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Gains, losses in restructuring

Update: June, 15/2013 - 10:03

Public investment is a lever for the country's development, Tran Van, Deputy Chairman of the National Assembly Committee on Financial and Budgetary Affairs, told Thoi bao Ngan hang (Banking Times) newspaper.

Public investment plays a pivotal role in the nation's economic development. But in the current downturn, could the increase in public investment weaken Viet Nam's financial security?

It is undeniable that public investment is a driver in the country's economic development. As we all know, the biggest share of investment goes to socio-economic projects. Theseprojects are often non-profit or take a long time to produce returns. Consequently, they are often shunned by the private sector.

Public investment achievements in the transport sector are striking. In the period 2006-12, almost 5,500km of road, 132.4km of rail line and 141.8km of bridges were built, while 1,360km of waterways were rehabilitated and eight new airports were built.

Although social investment has been slashed in recent years, the government is now considering issuing government bonds to fund National Highway No 1 and National Highway No 14 - a portion of the Ho Chi Minh Highway running through Tay Nguyen (Central Highlands).

In addition, the government also plans to use bonds to provide additional funding for current projects, key to the national economy to ensure they are completed by 2015 as scheduled.I strongly believe that when these projects are commissioned, they will provide much-needed impetus to the national economy.

Some public investment projects have been postponed or delayed due to the government's efficiency drive to restructure public investment. Could such decisions lead to public money being wasted?

Yes, some of the project implementation has been postponed or delayed following the year 2015. This is something the government doesn't want to, but budget overspends and the cap imposed by the National Assembly on the issuance of the government bonds between 2011-15 have forced the Prime Minister to tighten the nation's belt, particularly in terms of public spending and investment.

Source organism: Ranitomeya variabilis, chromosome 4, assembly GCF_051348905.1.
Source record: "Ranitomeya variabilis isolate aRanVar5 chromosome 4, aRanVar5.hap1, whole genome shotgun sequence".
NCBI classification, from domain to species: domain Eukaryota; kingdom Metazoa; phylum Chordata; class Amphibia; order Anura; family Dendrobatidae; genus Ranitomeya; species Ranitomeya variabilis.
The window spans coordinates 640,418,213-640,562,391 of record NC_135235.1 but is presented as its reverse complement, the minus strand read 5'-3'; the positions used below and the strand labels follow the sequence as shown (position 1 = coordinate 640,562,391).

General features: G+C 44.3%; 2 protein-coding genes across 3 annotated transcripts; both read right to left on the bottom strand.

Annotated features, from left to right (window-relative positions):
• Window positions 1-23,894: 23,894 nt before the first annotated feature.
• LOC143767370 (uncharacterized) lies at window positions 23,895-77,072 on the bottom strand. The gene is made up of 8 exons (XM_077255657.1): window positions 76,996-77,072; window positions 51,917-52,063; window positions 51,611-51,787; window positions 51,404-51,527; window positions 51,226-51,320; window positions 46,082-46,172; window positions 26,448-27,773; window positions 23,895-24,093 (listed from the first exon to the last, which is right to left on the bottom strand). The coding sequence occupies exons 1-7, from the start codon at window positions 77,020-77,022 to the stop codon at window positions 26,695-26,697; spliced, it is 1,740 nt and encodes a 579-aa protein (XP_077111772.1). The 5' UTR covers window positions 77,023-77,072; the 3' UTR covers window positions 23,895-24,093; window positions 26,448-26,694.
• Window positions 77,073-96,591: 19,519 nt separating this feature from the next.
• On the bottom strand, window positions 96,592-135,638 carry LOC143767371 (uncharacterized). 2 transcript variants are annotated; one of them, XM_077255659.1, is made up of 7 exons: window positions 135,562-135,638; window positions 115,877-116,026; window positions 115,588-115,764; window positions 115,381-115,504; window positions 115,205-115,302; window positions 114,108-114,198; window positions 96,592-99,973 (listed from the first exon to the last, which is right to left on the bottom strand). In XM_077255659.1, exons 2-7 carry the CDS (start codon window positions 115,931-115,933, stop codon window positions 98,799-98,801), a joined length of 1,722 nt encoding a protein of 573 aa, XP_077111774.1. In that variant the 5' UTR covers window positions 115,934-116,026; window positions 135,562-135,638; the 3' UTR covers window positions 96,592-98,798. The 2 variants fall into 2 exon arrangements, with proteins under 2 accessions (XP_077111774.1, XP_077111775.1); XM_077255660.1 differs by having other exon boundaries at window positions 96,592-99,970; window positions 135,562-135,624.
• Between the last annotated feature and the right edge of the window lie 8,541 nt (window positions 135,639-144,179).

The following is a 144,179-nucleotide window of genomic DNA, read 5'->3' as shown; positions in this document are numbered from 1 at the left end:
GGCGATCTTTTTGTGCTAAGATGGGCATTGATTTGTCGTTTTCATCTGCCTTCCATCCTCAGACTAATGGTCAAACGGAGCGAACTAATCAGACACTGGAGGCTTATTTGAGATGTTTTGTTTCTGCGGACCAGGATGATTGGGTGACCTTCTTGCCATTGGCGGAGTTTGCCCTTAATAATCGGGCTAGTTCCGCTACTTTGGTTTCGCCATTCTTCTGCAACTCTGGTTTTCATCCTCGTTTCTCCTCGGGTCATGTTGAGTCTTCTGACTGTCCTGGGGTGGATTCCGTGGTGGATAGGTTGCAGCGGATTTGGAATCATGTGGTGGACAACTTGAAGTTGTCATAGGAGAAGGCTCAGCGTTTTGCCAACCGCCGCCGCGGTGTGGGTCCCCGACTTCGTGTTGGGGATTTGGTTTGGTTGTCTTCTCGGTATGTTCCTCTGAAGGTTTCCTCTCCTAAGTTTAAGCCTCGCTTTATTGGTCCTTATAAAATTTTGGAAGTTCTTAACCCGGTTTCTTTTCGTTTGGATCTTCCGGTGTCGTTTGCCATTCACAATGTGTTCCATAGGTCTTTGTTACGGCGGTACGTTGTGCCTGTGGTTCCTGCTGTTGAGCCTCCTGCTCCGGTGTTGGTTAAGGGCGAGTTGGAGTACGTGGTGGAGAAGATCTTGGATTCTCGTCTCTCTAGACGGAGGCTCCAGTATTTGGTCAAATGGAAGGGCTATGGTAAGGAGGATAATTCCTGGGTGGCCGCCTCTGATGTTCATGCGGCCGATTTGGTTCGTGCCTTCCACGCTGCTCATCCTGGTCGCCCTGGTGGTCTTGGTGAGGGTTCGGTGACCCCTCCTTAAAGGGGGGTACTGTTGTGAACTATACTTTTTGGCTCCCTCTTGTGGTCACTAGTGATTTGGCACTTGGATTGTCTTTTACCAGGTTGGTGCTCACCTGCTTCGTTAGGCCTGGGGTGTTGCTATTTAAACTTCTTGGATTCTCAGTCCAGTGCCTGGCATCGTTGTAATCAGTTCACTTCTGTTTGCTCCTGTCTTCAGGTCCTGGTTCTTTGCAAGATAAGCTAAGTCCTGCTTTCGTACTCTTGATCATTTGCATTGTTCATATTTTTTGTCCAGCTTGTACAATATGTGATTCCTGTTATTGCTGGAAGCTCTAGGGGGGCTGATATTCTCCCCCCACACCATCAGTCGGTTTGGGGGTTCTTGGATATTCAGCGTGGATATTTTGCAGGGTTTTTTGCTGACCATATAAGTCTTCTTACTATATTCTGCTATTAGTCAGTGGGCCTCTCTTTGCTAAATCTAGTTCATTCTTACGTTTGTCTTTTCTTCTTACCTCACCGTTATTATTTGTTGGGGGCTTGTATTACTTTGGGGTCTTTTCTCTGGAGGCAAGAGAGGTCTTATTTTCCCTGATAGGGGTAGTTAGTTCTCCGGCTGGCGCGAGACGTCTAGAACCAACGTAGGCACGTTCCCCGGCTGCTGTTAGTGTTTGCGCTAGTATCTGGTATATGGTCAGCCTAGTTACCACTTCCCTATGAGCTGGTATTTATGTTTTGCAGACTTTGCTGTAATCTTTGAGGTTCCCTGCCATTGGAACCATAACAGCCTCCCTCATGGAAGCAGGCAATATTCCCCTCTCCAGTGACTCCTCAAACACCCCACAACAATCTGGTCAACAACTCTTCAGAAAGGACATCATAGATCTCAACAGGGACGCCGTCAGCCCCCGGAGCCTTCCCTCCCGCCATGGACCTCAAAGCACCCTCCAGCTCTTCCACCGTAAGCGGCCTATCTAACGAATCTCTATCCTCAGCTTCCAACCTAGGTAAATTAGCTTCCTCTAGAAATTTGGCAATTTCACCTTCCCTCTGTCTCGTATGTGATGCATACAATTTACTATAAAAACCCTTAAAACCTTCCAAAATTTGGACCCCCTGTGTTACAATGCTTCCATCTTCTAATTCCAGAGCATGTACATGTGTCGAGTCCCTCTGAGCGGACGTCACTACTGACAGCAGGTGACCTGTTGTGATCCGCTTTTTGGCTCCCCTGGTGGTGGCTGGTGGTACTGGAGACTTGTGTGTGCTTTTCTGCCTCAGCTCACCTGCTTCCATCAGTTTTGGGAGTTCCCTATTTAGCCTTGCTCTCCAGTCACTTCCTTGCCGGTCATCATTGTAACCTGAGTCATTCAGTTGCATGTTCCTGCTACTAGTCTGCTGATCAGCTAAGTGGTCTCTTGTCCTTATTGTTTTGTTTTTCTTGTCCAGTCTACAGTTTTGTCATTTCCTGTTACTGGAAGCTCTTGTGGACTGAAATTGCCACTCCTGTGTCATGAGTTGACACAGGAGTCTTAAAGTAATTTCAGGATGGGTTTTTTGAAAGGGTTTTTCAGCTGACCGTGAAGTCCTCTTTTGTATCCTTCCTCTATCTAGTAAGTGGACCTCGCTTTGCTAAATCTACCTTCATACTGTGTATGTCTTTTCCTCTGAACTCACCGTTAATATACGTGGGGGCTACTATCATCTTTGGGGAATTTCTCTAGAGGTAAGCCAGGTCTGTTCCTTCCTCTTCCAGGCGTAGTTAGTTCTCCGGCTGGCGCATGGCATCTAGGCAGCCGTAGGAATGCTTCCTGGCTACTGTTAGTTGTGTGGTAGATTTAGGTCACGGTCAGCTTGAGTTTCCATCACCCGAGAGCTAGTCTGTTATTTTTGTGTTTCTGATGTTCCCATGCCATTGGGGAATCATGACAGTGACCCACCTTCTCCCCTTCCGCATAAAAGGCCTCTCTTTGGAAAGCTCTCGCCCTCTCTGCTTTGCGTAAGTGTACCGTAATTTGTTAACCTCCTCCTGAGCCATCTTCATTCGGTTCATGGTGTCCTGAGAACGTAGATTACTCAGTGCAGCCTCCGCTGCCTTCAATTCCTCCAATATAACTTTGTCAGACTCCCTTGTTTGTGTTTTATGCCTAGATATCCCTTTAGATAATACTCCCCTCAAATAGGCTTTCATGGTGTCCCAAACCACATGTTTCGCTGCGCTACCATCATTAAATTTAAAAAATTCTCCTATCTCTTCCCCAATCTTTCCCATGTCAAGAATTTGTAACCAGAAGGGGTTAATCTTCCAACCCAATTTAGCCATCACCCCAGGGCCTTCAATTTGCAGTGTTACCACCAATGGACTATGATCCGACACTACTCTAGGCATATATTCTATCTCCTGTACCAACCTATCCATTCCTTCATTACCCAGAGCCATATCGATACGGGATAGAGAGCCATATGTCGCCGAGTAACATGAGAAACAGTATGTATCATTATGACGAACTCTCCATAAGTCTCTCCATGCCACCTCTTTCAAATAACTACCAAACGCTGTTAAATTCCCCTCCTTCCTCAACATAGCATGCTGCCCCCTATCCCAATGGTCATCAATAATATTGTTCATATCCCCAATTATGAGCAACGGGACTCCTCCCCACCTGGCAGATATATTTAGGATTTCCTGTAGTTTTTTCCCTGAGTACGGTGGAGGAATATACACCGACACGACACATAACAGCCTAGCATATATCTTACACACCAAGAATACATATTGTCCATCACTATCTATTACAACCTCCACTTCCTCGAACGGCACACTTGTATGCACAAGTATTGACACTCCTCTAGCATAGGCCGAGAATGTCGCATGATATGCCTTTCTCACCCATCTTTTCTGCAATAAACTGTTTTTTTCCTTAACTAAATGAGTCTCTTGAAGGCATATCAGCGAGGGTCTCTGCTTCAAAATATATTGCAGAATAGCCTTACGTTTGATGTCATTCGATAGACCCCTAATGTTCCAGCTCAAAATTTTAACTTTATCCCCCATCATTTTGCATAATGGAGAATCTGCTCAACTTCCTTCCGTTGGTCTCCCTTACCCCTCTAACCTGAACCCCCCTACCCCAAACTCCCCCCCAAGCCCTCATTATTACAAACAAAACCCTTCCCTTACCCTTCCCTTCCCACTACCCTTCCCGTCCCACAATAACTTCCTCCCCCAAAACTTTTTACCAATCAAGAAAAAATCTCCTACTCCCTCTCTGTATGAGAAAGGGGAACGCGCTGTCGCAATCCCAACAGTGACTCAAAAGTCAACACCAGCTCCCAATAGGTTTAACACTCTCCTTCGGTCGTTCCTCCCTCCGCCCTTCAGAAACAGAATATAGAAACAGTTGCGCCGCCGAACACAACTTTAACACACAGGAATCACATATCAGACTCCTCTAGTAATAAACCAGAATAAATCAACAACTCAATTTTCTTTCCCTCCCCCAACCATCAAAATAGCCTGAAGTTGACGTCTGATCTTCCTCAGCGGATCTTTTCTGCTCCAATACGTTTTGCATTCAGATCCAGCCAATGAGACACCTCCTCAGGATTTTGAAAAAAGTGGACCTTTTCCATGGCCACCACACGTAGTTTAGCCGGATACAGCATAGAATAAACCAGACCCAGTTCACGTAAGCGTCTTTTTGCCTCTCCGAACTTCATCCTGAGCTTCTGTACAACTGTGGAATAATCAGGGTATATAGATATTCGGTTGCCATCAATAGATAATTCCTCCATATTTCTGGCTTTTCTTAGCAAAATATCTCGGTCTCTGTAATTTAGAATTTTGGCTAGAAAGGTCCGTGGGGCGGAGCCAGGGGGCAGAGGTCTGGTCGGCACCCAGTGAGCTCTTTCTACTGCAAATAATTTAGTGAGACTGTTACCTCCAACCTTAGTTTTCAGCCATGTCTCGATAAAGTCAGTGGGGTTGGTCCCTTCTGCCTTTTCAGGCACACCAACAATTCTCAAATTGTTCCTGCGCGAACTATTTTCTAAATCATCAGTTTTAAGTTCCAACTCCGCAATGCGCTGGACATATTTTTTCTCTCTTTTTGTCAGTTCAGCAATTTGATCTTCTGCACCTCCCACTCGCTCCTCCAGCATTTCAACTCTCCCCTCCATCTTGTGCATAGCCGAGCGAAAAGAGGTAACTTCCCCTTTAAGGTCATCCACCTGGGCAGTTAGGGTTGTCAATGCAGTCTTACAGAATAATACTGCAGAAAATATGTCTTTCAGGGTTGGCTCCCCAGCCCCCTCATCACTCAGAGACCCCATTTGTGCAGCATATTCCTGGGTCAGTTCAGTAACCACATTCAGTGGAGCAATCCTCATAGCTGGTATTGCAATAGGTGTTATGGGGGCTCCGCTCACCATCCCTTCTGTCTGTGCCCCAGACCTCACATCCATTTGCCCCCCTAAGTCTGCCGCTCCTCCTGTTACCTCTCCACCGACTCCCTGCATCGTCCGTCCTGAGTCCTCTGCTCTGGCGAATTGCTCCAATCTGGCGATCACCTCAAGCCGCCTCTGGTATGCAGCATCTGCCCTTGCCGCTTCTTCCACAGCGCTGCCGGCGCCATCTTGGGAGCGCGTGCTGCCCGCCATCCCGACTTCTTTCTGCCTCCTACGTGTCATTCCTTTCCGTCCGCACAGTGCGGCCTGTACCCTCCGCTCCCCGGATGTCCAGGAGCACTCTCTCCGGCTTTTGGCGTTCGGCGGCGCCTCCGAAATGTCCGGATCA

After reviewing all the approved projects for the five year plan (2011-15), the government decided to postpone or delay those which had received less than 20 per cent of their approved budget and focus solely on those which can be completed by 2015.

This is the cost we have to pay for restructuring public investment!

To avoid fragmented investment and increase efficiency, the government has developed a plan to arrange medium term (from 1-5 years) and short term (less than 12 months) budgets. Is this measure realistic?

The National Assembly has green lighted the government's plan to use the four year public bond sales revenue (2012-15) to help local governments fund their infrastructure projects. With this model, local authorities will know how much money that are available and can plan to make best use of it.

In the near future, the same formula will be applied to programmes funded by the public budget. For example, each national programme will be advised how much money it will receive over five years, instead of the current one year basis.

As far as I know, a government Decree on the medium term investment plan is being drafted. Once completed, it will become an effective tool in guiding the public investment restructuring process and holding to account agencies involved in writing project proposals and approvals.

I believe the Decree will ensure investment capital is used more efficiently, particularly for major national projects such as transport, irrigation, healthcare and education.

Other measures introduced by the government include seekinginvestment from non-governmental resources to complete ongoing projects. What are your thoughts on this?

When the government's fiscal policy prioritises inflation control and macro economic stabilisation while ensuring social security and reforming the growth model, mobilising capital resources from society is of great importance, particularly through public private partnership or build-operate and transfer (BOT) models.

I can safely say the BOT model has become rather familiar in our country, particularly for transport projects.

A total of VND42.5 trillion ($2.1 billion) has been invested by private companies in rehabilitating 562km of road on National Highway No 1 running from north to south.

This is a demonstration of the government's successful policy for investment restructuring.

In addition, the Law on Public Investment is being drafted. I'm sure when the law is enacted it will further complete the legal system on investment in Viet Nam and bring our law into line with international practices. — VNS


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